The importance of water to the human body as a hydrant is common knowledge, but are you aware of just how key it can be to aid the digestion? Fibre, in particular, passes through the body’s tract significantly easier with the assistance of cool, refreshing H2O.
The Bluffers Guide to Fibre
This complex carbohydrate is not automatically broken down by the body and passed through the digestive system, hence why it is a firm favourite of dieters; feeling full on zero-calorie food intake can only be a good thing. Nevertheless, fibre requires the assistance of water to be absorbed by the body or it would sit heavily within our stomachs for far longer than is healthy. The impact of these fluids depends on whether these fibres are soluble or insoluble.
What is Soluble Fibre?
Most abundantly sourced in fresh fruit, green vegetables and grains such as oatmeal, soluble fibres (also referred to as roughage) dissolve in water as the name suggests, resulting in the formation of a sticky fluid within the stomach lining. This may not sound attractive, but it’s actually doing you the world of good; this substance attracts unwelcome cholesterol particles and drags them away from your heart, lowering your risk of heart disease. This combination also helps keep your digestive tract healthy, as the soluble fibres slow down the passage of water from mouth to bowels via the small intestine.
What is Insoluble Fibre?
Insoluble Fibre is every bit as key to the body as its soluble counterpart and, while it reacts differently to water, it is equally essential that you stay hydrated when consuming this foodstuff. Typically found in seeds, wholemeal bread and rice, insoluble fibre does not break down, no matter how much we consume or how many glasses of water we willingly throw down for adequate hydration. However, these are the fibres that help keep us regular, and water will keep the process steady. Perhaps more importantly, soluble fibres act as a broom for the insides – they clean up any toxins around the digestive system as they pass through our bodies and aid in dispelling dangerous substances from your body. As water often performs the same task, remaining hydrated will keep your body even healthier as well as leaving you feeling full and sated without bloating.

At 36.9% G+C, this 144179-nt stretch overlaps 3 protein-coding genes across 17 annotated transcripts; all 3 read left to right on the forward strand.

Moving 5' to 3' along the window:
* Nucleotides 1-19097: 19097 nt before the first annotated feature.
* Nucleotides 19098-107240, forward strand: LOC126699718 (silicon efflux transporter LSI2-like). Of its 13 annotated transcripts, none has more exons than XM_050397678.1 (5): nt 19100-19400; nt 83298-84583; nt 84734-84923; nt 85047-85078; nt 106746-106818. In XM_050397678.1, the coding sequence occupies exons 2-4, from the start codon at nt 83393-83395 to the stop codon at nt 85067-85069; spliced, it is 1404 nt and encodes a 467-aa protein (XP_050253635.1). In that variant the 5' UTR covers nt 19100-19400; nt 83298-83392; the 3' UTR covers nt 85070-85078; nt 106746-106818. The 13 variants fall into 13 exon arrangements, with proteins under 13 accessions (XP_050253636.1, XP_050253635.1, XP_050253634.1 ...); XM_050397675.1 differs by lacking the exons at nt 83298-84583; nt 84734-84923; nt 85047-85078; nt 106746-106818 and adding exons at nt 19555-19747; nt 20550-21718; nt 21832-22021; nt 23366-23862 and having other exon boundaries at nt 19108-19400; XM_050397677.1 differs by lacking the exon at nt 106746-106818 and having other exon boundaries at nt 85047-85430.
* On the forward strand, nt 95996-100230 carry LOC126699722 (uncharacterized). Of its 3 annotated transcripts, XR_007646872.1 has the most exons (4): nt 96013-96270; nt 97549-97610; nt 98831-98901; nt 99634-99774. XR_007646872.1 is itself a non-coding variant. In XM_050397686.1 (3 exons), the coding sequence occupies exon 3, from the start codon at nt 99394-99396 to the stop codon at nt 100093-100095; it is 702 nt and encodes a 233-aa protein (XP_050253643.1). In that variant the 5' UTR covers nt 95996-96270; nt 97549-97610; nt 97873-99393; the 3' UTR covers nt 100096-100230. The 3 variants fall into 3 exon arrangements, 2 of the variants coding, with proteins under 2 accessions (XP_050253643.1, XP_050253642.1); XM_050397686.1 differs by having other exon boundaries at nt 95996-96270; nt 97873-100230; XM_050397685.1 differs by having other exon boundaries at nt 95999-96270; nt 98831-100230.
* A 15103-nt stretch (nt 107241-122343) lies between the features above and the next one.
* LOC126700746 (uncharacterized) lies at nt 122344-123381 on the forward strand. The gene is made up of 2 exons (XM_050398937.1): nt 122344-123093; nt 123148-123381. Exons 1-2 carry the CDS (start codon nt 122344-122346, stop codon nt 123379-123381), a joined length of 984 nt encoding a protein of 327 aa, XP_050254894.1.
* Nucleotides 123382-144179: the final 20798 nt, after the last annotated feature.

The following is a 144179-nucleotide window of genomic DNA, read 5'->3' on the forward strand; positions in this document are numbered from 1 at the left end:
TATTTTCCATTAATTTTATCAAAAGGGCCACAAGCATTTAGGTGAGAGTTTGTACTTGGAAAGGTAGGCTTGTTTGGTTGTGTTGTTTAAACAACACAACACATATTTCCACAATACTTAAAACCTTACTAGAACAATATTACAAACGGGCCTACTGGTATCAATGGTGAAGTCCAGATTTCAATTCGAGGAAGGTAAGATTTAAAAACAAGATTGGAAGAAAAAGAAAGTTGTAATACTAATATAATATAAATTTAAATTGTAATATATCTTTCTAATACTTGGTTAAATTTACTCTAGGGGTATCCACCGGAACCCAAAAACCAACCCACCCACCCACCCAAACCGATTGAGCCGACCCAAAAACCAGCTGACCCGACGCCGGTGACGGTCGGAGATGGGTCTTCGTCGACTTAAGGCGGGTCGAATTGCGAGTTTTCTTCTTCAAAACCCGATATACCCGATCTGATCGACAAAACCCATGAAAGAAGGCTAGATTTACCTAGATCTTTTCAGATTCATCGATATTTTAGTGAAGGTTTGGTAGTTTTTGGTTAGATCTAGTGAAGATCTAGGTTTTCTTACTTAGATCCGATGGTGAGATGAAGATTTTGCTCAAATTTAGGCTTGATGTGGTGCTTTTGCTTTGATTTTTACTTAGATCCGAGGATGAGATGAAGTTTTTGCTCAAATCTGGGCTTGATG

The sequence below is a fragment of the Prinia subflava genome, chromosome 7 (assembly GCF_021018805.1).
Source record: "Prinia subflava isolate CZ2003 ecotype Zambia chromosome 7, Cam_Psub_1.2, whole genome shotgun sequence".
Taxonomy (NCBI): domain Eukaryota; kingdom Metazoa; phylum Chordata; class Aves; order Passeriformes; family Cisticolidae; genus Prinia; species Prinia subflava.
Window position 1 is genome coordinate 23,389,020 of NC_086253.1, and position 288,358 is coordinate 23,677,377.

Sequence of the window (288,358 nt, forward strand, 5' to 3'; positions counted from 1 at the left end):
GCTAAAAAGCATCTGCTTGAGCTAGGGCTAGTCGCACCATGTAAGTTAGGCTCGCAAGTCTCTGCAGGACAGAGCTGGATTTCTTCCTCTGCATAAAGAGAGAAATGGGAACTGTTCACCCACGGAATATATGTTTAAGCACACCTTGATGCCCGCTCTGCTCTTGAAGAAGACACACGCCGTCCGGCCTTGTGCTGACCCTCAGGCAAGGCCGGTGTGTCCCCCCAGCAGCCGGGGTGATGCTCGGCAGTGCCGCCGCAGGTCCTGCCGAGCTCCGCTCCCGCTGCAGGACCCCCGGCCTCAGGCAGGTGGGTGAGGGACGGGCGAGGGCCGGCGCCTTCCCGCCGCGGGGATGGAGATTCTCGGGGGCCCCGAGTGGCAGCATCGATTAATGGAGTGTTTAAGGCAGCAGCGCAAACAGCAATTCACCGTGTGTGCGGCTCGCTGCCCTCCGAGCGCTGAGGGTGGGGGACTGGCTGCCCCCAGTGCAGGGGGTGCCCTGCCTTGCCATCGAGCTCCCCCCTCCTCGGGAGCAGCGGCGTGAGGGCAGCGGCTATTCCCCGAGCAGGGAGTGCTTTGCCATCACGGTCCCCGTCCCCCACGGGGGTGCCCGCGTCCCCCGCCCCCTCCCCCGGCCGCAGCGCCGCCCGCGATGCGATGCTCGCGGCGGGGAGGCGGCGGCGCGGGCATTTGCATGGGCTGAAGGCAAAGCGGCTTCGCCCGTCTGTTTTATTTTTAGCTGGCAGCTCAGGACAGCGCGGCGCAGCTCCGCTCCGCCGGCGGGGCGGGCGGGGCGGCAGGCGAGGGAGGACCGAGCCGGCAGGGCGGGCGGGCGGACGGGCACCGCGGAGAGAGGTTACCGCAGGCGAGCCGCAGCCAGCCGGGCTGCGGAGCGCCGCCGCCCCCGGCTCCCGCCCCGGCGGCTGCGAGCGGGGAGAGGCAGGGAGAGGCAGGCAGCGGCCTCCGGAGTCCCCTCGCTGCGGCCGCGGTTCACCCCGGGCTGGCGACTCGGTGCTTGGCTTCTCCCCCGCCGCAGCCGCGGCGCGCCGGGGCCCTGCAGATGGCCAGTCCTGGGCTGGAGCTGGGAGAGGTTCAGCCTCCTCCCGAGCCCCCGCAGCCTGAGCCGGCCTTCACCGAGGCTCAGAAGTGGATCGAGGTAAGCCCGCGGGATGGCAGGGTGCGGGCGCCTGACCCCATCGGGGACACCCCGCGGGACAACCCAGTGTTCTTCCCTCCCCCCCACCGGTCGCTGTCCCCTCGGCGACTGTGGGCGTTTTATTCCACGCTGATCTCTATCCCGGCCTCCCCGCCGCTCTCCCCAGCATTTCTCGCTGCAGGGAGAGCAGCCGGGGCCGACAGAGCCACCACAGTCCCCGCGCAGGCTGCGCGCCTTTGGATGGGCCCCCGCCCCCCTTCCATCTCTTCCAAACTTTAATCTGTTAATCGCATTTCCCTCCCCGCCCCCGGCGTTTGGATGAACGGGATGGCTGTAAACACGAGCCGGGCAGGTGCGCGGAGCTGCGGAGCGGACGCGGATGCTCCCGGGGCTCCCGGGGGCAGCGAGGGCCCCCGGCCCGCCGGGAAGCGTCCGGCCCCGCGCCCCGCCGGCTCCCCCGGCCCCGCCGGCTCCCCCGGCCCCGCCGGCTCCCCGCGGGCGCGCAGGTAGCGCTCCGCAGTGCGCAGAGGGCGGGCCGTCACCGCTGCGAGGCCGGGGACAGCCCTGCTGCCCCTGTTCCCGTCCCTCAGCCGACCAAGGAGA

Will Fibre Impact My Water Intake?
Most fibre supplements will be of the soluble variety thanks to these health benefits, whilst many foods enjoy a ratio of 75:25 in favour of insoluble. To this end, if you’re going to increase your intake of this particular carbohydrate you’ll also be able to make sure you’re consuming plenty of water – failing to do so leaves you at risk of not only indigestion, but cramps and gas pains. It’s always advisable to drink at least 8 servings of water per day, and that is particularly important if you’re getting your recommended intake of the rough stuff.
Are There Dangers to High-Fibre Diets?
Only if you live with a medical condition that leaves you at risk of fluid overload, or another existing complaint such as IBS. It cannot be stressed how important it is to drink plenty of water to gain the benefit from consuming fibre (the aforementioned eight glasses per day is a minimum recommendation), and you should seriously look into replacing some of your other beverage choices, such as caffeinated hot drinks and fizzy pop, with clear fluids to avoid any adverse reactions. When you drink water, is as important as how much you drink, particularly if you are following a high fibre diet – sipping regularly throughout the day should ensure the smooth passage of fibre through your system, as it collects all the ‘nasties’ on its journey..
With fibre and water both hugely important elements of any daily diet, there is nothing to lose and everything to gain by ensuring that these complementary foods and fluids are a regular part of your diet.